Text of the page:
The only problem here is the lack of anonymity. In order to bring pieces back together torrent needs to know the IP addresses of computers, where these pieces are stored. There were times, when big centralized torrent servers like Pirate Bay were attacked by the government and shut down, people even went to prison for that. Though, now when the server swarm is shut down, it’s usually back online again in just a few days. This is still much better and more practical than centralized systems or any one-way server-client transfers. But BitTorrent is changing now, to become first scalable really decentralized storage system.
Actually, the anonymity problem here was partly solved before in different ways. Torrent-client Tribler makes available a Tor-like onion network, to obscure every data transfers. The Invisible Internet Project (i2p) offers kinda the same, only allowing to download files that were uploaded to its network. There are other solutions, but none provide complete anonymity. That’s why we believe that only BitTorrent itself can bring full freedom of control.
Getting back to torrent-clients, the most popular and smallest one is μTorrent. Ludvig Strigeus Swedish developer and now a billionaire started working on it in 2004. In September 2005 he dropped the first version of μTorrent, and it became popular through Windows users in a matter of days. After a couple of months, it was used by a hundred thousand people. By the end of 2008, this number rose to 28 million. 2010–100 million users. Now it’s around 150–200 mil and this is enormous progress. μTorrent was sold to BitTorrent on December the 7th 2006, so that’s no coincidence it progressed so much. Ludvig, by the way, started his work on Spotify after that.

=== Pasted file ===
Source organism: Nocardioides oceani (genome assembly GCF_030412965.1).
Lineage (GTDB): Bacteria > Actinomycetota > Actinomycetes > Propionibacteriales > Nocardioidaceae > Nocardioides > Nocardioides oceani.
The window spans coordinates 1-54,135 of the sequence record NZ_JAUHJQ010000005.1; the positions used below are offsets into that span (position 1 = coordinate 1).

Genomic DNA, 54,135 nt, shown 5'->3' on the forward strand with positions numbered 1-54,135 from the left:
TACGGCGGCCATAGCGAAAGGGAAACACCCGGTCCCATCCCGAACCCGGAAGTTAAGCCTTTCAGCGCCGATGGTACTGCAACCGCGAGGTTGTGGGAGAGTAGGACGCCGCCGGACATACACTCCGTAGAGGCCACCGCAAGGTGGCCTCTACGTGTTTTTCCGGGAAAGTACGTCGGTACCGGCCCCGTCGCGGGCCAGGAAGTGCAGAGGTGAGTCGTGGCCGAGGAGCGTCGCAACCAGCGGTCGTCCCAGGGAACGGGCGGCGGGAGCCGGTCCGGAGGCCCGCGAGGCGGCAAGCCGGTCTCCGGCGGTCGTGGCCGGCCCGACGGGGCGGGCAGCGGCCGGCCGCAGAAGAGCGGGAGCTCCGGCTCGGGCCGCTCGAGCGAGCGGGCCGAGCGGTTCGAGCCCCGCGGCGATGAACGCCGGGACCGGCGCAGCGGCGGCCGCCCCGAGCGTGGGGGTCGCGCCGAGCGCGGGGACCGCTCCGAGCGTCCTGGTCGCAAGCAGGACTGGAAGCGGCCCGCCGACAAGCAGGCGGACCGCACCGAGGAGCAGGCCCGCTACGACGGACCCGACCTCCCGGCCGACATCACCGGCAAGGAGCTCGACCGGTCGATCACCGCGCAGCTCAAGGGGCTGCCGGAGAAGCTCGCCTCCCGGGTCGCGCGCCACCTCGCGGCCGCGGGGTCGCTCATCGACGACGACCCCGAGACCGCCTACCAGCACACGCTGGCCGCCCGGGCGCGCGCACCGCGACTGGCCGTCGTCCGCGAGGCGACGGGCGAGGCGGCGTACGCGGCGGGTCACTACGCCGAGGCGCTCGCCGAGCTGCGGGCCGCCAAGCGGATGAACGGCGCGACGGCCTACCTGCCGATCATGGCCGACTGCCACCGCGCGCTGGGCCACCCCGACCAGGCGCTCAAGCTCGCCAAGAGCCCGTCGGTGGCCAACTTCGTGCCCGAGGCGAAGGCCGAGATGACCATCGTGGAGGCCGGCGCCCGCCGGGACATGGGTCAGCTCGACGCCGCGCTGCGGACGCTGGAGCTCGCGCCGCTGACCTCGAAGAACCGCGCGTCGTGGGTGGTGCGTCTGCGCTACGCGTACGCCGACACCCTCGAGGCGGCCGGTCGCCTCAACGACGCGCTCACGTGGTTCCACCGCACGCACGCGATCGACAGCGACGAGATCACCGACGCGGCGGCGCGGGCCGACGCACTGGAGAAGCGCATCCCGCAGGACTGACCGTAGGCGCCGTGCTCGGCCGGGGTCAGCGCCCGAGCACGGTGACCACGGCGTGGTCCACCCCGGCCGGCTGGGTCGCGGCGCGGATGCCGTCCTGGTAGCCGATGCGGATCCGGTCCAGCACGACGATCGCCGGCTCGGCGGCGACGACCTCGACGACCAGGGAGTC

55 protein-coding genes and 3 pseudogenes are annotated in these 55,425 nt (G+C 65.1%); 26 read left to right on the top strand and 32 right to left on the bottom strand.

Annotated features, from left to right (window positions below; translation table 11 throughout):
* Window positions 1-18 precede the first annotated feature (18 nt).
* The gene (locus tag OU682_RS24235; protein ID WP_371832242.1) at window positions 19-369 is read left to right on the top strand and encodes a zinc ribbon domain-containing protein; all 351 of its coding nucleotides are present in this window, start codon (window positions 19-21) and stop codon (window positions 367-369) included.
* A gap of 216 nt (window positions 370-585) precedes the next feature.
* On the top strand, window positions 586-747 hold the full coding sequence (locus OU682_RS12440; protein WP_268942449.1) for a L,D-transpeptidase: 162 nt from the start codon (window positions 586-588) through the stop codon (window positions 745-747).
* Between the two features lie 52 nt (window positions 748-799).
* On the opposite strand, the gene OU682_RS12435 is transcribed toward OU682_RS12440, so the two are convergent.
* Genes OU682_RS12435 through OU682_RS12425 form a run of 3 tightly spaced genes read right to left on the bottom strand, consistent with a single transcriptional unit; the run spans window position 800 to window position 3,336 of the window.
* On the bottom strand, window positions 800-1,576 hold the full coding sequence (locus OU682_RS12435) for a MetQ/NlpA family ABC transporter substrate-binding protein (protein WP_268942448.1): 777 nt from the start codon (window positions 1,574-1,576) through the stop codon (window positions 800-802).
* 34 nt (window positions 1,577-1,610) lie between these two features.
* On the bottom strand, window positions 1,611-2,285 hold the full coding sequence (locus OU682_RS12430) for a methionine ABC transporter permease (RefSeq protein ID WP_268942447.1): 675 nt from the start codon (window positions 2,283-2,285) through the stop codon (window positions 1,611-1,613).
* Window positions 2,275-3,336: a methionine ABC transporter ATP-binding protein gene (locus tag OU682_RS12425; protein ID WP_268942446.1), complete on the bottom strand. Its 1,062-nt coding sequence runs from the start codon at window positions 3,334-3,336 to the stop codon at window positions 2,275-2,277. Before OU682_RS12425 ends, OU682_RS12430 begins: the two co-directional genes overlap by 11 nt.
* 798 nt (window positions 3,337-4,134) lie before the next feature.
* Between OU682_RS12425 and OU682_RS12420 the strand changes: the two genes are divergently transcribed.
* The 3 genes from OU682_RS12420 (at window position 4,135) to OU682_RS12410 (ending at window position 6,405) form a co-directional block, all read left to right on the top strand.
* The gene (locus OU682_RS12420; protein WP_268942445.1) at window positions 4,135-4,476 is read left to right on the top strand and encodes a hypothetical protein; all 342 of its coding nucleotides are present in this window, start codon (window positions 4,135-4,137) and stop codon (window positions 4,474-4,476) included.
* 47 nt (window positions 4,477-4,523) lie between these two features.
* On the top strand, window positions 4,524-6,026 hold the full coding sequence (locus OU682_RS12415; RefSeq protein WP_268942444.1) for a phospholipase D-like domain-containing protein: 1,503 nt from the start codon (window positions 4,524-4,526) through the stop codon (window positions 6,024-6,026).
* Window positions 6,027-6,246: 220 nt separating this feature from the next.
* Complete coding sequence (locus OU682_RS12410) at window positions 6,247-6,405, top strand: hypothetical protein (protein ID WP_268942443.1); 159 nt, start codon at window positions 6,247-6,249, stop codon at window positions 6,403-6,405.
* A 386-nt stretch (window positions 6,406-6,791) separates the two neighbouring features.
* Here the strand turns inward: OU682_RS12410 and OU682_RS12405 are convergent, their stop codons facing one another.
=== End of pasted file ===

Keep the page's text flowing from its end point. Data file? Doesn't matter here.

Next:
The Future of BitTorrent.
The prospects of BitTorrent are interesting, and it’s all about innovations and our comfort. It’s the largest P2P network in the world, but it still relies on centralized distribution and can’t truly avoid censorship and security breaks. And its developers understand that they want something much better and safe. So they suggested something a bit new, reshaping the whole system in order to make it decentralized. And they call it simply — BTFS. Which stands for BitTorrent File System. They haven’t actually changed anything in the name, but the core is going to be different.
BTFS is paired with the TRON network, the BitTorrent ecosystem and TronGrid. That means that it can utilize all of their Nodes. That is 100.000.000 BT user Nodes, more than 1000 TRON full Nodes and 27 super representative Nodes. Quite impressive, huh?
All of that will lead to BTFS widespread adaptation, unlike proposed decentralized systems IPFS (InterPlanetary File System) or Storj. Which weren’t failures, but still couldn’t actually make it.
In early 2019, BitTorrent successfully launched the BitTorrent Token (BTT). The developers want to integrate it into the BTFS, to work as an incentive in order to create “healthy, fair, and efficient file sharing & storage marketplace”. So everyone will store, exchange, transfer data for a bit of crypto, and that will furthermore ensure a stable permanent decentralized web.
BTFS will offer “vastly reduced storage costs” and “superior security and reliability”. We suppose they can achieve this goal, judging by the progress they made. TRON has hit every promised milestone, becoming huge Blockchain sensation. Paired with each other they can achieve probably everything they want.
Originally published at changenow.io on September 6, 2019.